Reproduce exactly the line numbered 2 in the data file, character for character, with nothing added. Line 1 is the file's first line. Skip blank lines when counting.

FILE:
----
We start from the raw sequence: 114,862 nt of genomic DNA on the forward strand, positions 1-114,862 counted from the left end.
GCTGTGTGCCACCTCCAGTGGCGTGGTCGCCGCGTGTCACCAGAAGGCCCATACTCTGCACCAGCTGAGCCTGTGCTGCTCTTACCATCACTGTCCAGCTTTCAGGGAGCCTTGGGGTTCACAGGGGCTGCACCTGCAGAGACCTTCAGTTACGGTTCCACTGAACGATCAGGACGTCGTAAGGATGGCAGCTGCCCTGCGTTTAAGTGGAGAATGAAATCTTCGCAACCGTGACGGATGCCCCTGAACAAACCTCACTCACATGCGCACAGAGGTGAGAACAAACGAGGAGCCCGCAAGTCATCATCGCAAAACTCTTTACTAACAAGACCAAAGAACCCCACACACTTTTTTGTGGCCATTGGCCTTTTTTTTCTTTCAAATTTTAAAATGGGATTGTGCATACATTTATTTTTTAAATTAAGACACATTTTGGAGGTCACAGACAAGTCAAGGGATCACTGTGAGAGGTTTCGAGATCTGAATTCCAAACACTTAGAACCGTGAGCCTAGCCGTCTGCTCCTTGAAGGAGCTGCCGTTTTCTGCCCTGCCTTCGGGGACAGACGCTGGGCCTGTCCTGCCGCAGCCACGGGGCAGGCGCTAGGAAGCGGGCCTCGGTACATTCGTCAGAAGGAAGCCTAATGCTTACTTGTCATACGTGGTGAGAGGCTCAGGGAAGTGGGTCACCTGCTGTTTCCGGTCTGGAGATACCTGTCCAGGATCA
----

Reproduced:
GCTGTGTGCCACCTCCAGTGGCGTGGTCGCCGCGTGTCACCAGAAGGCCCATACTCTGCACCAGCTGAGCCTGTGCTGCTCTTACCATCACTGTCCAGCTTTCAGGGAGCCTTGGGGTTCACAGGGGCTGCACCTGCAGAGACCTTCAGTTACGGTTCCACTGAACGATCAGGACGTCGTAAGGATGGCAGCTGCCCTGCGTTTAAGTGGAGAATGAAATCTTCGCAACCGTGACGGATGCCCCTGAACAAACCTCACTCACATGCGCACAGAGGTGAGAACAAACGAGGAGCCCGCAAGTCATCATCGCAAAACTCTTTACTAACAAGACCAAAGAACCCCACACACTTTTTTGTGGCCATTGGCCTTTTTTTTCTTTCAAATTTTAAAATGGGATTGTGCATACATTTATTTTTTAAATTAAGACACATTTTGGAGGTCACAGACAAGTCAAGGGATCACTGTGAGAGGTTTCGAGATCTGAATTCCAAACACTTAGAACCGTGAGCCTAGCCGTCTGCTCCTTGAAGGAGCTGCCGTTTTCTGCCCTGCCTTCGGGGACAGACGCTGGGCCTGTCCTGCCGCAGCCACGGGGCAGGCGCTAGGAAGCGGGCCTCGGTACATTCGTCAGAAGGAAGCCTAATGCTTACTTGTCATACGTGGTGAGAGGCTCAGGGAAGTGGGTCACCTGCTGTTTCCGGTCTGGAGATACCTGTCCAGGATCA